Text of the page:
Creative ideas come from how we look at the world

Roll-out table designed by  Marcus Voraa .

Roll-out table designed by Marcus Voraa.

Creative ideas are all around us, all the time. Uncovering them is often a matter of how we’re looking at things and less of where we’re looking.

And yet when we’re feeling uncreative or stuck it’s often helpful to get away from the work: to get up and go for a walk, or do a chore, or otherwise change scenery.

Why is stepping away from the work so helpful for invoking new ways of looking at or thinking about it?

There’s a bit of science behind why walking helps spark creativity. And we know that incubation—giving ourselves time to let ideas bubble up subconsciously—is a crucial step to the creative process. But what is it exactly about stepping away from the work that makes creativity more likely?

As with all things, the longer we look at them or the more we inundate ourselves with the task, the more challenging it is to see it differently. We are creatures that pride ourselves on optimization, and things like familiarity, routine, and processes help optimize our lives and work for efficiency over novelty.

When we try to think creatively about something we’ve been thinking about—or something we already know some of—it’s difficult to think any differently about it. It’s extremely challenging to literally see things any other way. And the more familiar we are with something, the more difficult it is to think creatively about it.

This familiarity effect is underlined when amateurs are introduced to a professional playing field: new golfers tend to outperform experienced ones.

Some of the most daring discoveries have come as a result of novices playing in an expert arena; including many of the most important inventions and innovations in history. Barcodes, television, sticky notes, ice blocks, the electric motor, the telegraph, and many more inventions or discoveries were made possible thanks to amateurs who had stumbled into their arena with fresh eyes.

While professionals and experts are constantly surrounded by their work (and the nuances of how that work comes together) they’re often blinded by potential new discoveries and ideas.

The same is true of any idea really: ideas are all around us, all the time, but we’re often too focused or too distracted by what we think we know (and how we know it) to see these creative possibilities.

No matter where you are or what you're doing, the world around you is filled with insights and ideas that can creatively inspire and motivate you. When you realize this, you never have to feel creatively stuck again.

To capitalize on these ideas we need not change what we’re looking at, but how we look at it.

Things like going for a walk, trying a new hobby, or otherwise breaking up our thinking allows us to re-consider what we think we know. Rather than looking at things the same way, we can quickly shift to a different lens of thinking; one which might uncover new and valuable ideas about familiar items or subjects.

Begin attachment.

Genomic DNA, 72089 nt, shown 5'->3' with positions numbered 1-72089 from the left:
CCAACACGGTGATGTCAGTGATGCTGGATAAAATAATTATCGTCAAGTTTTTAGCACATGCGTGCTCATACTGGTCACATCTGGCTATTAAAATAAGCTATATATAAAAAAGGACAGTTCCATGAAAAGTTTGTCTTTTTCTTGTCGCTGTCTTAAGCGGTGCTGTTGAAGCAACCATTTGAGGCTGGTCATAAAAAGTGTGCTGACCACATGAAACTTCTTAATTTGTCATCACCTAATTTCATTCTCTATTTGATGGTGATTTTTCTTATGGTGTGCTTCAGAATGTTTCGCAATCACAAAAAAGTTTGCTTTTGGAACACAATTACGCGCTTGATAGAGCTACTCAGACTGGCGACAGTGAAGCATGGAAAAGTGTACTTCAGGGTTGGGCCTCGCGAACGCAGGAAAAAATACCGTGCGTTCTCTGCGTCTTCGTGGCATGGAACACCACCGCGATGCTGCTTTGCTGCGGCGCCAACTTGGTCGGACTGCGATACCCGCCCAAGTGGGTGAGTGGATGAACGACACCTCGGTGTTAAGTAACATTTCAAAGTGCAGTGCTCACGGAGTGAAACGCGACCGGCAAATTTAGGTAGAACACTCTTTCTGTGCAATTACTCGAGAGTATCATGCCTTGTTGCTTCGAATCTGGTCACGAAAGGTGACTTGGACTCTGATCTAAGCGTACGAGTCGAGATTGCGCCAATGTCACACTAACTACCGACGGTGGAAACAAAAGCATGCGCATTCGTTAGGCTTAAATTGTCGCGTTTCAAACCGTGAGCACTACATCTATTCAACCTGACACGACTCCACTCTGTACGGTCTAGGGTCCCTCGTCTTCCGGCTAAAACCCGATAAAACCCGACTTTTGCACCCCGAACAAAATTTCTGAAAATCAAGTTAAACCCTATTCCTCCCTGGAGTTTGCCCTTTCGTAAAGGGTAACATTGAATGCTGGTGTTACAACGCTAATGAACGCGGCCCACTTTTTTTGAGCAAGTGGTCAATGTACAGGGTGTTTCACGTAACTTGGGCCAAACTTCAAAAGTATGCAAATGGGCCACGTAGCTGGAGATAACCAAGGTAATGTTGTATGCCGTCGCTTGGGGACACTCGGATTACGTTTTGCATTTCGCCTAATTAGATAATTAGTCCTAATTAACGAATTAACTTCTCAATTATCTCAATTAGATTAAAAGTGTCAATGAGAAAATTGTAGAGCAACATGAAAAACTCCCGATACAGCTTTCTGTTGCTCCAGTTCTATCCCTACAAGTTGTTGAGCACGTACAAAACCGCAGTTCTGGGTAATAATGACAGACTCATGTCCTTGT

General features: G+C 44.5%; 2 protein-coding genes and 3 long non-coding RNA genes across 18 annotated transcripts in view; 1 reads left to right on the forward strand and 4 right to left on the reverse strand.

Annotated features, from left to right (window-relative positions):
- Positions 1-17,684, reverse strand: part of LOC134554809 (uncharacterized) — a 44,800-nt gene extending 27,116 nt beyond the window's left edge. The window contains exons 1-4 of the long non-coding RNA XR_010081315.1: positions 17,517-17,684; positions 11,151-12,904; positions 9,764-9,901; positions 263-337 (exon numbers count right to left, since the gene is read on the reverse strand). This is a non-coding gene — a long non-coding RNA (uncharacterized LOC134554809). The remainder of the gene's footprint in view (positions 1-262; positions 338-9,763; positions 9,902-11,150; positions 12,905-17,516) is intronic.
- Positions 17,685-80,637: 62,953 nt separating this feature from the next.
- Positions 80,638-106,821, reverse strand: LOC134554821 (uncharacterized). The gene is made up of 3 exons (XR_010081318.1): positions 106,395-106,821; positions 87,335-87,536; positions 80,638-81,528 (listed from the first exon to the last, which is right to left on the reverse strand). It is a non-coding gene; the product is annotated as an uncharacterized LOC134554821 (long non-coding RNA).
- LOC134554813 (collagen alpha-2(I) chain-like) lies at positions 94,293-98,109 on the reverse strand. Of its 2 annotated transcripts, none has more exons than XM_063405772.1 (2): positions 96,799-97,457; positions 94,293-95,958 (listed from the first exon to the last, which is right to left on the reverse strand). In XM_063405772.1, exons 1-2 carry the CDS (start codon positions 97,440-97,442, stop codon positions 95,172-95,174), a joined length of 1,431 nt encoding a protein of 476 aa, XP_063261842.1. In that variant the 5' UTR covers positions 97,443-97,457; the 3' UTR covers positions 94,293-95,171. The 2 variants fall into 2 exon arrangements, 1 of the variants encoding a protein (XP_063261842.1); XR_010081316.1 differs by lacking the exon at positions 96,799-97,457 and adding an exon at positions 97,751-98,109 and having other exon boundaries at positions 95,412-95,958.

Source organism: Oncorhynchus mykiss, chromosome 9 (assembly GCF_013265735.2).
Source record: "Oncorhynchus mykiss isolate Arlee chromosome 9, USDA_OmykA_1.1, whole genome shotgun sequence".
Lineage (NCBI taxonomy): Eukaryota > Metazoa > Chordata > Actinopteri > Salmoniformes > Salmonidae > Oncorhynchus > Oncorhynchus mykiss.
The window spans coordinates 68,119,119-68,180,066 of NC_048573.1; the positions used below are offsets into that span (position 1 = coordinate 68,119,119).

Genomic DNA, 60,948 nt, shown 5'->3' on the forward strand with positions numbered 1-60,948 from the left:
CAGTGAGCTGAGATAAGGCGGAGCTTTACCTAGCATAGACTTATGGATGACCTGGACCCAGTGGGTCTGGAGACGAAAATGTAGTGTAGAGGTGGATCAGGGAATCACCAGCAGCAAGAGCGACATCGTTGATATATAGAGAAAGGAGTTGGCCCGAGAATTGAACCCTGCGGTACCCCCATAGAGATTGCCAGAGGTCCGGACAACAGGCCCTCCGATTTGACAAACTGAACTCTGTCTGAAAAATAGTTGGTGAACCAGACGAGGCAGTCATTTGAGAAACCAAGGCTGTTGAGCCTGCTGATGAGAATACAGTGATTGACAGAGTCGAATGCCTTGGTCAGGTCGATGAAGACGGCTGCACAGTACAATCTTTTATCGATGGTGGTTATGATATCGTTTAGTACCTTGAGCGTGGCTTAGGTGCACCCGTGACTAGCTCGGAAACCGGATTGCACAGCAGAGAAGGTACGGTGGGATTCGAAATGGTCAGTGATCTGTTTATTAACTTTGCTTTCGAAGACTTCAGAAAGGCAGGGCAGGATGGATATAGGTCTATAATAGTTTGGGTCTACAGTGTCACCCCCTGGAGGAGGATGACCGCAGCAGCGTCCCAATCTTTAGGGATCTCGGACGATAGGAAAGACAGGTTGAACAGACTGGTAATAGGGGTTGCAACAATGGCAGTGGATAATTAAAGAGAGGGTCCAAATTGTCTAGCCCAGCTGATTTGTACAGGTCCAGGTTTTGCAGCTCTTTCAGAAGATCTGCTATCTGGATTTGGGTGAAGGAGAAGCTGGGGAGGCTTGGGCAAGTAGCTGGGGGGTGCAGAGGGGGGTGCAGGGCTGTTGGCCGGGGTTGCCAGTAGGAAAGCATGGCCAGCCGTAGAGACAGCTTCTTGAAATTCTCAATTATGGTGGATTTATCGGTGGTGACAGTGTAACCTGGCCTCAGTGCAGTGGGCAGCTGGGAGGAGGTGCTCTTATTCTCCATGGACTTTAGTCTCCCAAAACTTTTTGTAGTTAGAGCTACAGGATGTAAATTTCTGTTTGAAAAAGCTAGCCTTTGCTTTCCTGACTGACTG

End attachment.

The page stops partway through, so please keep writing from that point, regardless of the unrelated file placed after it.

Jumping back-and-forth between task is a great way to unlock new ways of thinking or seeing. Einstein was famous for his diverse interests, as was Edison, and—more recently—Elon Musk exemplifies this approach to tackling creative problems.

But you don’t have to jump between tasks to invoke creativity. You can also dig into anything around you, here and now, for inspiration.

Start by observing items you’re working with—the tools, the expected output, the environment—then really look at it. Consider what it’s made of (or not made of), its history, its purpose. You can expand on any of these things—by asking more questions or by repeating questions at each step—to go deeper into new ways of thinking about the thing.

Consider something as plain as a table. The purpose of any table is straight-forward enough: to hold things. But what about specialized tables? Poker or pool tables, picnic and the tables you’d be seated at in a fine-dining restaurant. The table built for a modern office worker might have plugs and power adapters built in, whereas the traditional family dinner table will need to be larger, sturdy, and power-less.

DUOO minimalist writing desk, via  Gessato .

DUOO minimalist writing desk, via Gessato.

Then there's the history of any table. How was it made: by machine or by hand? Who made the table and where did they learn to do that? What’s their history? Is there a town of table-makers somewhere? How does the factory where tables are made smell? How does that smell carry over to the tables around us at home or work? How are these tables designed, before they are made? Where was the wood or metal or plastic or concrete sourced from for the table?

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What if the table meant to hold our computers and cups of coffee was designed to instead hold thousands of pounds of materials, how might that affect how it looks and functions? What if a table needed to expand or shrink depending on how many people will be using it? What if your table could transform into a shelf when not in use? What if the table was modular, or entirely a touch screen, or embedded with floral smells or haptic feedback mechanisms?

When we start to see a table as more than just something “to hold things” we begin to unlock new and possibly provoking ideas. These once overly-familiar objects or projects begin to take on new characteristics and, inevitably, expose us to new ways of thinking.

And if none of the digging and question asking works, there’s always the option of going for a walk to shake up how you’re thinking about things.